It has been said that "Kingston is one of Canada's best-kept secrets". I believe it is not so anymore since if I share with somebody how much I love this city, their faces light up, they smile and tell me that Kingston is one of their favourite cities as well. Midway between Toronto and Montreal, where the St. Lawrence River meets Lake Ontario, Kingston is a charming historic little town that consistently ranks as one of the best places to live in Canada. Kingston was named the first capital of the Province of Canada in 1841 and while its time as a political centre was short, the city has remained an important cultural, educational and military place. Nicknamed the "Limestone City" because of the many heritage structures built with local limestone, Kingston always reminds me of Europe and evokes memories of my childhood. It possesses a small-town charm combined with "big-city" amenities.
No matter when you visit, Kingston offers pleasant times at the pristine waterfront, theatres, museums, one-of-a-kind shops, art galleries, restaurants, sidewalk patios, festivals... During winter we enjoy an outdoor skate to music on Kingston's Historic Market Square ice ring. When summer comes we come to Kingston to witness The Sunset Ceremony at the Fort Henry National Historic Site that re-creates 19th-century military life featuring Guard Drums, Drill Squad and Artillery Detachments, military music and drills along with rousing big-bang artillery manoeuvres and simulated battles. Spring is perfect for taking in a 1000 Island cruise and discovering the area's glorious natural beauty. A year-round farmer's market at the historic downtown, right behind the Kingston City Hall (designated National Historic Site of Canada) offers quality local products, plants, flowers, and handmade crafts. On Sunday, a fabulous Antique Market would satisfy every antique and vintage lover as myself. I guarantee!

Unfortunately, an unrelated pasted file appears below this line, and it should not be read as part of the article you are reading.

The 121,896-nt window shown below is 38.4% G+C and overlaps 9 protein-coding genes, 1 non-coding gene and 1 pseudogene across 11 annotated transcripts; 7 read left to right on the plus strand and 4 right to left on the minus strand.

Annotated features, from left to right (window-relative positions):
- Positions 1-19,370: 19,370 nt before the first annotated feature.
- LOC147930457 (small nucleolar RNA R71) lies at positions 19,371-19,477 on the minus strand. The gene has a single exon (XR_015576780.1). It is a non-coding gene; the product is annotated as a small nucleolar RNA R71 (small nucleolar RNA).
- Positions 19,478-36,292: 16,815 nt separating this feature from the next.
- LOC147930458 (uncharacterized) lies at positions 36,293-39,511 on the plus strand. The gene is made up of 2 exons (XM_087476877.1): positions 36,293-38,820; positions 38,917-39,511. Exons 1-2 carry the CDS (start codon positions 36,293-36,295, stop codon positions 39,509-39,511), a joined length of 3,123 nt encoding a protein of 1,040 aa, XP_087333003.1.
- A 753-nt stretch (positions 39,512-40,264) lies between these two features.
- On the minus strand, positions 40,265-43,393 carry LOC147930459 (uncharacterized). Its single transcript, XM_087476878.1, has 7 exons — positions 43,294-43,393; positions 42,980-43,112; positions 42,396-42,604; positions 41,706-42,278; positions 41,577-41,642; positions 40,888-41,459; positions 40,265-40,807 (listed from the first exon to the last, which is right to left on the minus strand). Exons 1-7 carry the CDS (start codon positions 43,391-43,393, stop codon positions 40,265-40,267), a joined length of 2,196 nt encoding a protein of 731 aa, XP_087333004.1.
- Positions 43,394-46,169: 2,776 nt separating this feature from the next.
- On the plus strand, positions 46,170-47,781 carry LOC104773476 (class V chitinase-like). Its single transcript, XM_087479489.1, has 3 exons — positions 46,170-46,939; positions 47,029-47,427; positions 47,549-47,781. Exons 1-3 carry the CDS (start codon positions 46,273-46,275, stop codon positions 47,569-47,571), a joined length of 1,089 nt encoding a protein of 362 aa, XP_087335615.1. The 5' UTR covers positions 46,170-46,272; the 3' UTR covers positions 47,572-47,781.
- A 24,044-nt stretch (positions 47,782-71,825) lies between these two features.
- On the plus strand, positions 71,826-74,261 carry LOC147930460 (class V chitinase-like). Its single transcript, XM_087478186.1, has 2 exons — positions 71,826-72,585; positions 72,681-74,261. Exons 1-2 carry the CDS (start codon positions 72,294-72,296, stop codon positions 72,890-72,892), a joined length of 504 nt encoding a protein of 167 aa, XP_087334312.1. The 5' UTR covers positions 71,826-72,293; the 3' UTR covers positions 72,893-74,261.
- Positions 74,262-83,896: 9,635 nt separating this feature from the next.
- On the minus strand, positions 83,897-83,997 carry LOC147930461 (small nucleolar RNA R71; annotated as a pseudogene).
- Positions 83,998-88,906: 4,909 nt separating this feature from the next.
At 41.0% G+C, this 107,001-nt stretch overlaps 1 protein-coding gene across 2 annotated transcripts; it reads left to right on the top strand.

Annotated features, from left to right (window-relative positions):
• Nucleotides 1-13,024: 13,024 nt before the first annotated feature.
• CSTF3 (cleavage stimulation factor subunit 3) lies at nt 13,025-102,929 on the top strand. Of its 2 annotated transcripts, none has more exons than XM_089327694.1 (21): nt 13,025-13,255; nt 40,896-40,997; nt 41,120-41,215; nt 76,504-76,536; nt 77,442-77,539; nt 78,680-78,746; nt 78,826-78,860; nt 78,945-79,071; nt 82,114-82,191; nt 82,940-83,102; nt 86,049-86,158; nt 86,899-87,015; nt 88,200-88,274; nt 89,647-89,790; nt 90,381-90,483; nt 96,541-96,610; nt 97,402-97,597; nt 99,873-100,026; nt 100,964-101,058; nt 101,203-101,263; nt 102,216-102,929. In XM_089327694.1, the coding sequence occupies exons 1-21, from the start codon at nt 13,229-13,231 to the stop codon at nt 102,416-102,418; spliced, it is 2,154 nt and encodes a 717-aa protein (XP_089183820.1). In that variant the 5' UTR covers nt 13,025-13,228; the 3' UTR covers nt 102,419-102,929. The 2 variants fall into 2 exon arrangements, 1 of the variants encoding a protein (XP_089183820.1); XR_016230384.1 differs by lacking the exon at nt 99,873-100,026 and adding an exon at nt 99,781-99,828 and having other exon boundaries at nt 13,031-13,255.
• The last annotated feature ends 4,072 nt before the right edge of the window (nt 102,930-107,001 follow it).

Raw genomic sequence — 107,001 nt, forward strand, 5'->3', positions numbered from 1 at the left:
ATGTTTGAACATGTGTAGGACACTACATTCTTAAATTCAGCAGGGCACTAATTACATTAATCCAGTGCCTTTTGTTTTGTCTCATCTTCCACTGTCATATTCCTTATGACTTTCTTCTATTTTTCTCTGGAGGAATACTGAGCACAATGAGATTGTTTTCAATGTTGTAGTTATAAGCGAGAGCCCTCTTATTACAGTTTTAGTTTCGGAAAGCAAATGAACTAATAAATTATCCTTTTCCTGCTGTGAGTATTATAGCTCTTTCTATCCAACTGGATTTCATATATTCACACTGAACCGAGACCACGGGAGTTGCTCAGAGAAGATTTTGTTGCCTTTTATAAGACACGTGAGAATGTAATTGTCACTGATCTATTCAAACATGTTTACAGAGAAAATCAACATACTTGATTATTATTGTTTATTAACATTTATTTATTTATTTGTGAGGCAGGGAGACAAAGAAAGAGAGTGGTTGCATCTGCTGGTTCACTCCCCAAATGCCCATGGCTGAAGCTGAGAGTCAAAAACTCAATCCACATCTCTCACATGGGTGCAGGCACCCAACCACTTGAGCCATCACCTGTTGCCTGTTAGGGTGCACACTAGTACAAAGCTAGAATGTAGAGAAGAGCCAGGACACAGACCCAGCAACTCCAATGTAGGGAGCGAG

And if you are coming from Toronto, the best way to reach Kingston is to take The Loyalist Parkway, a scenic 100-kilometre drive stretching along the shoreline of Lake Ontario and passing through about 40 archeological sites and 125 historical buildings, a worthwhile ride in its own right. This route is packed with opportunities for swimming, fishing, boating, picnicking and B&Bs. The road ends at the Glenora Ferry, which you in your car (or bike) will take to cross Adolphus Reach to the peninsula, which makes the trip a real adventure. And if you decide to take this route in spring, like we did, bushes of blooming lilacs will add a pleasant fragrance to your getting to Kingston. If you haven't yet visited the Limestone City, make yourself this gift of Ontario's treasure "where history and innovation thrive." (Kingston's motto)
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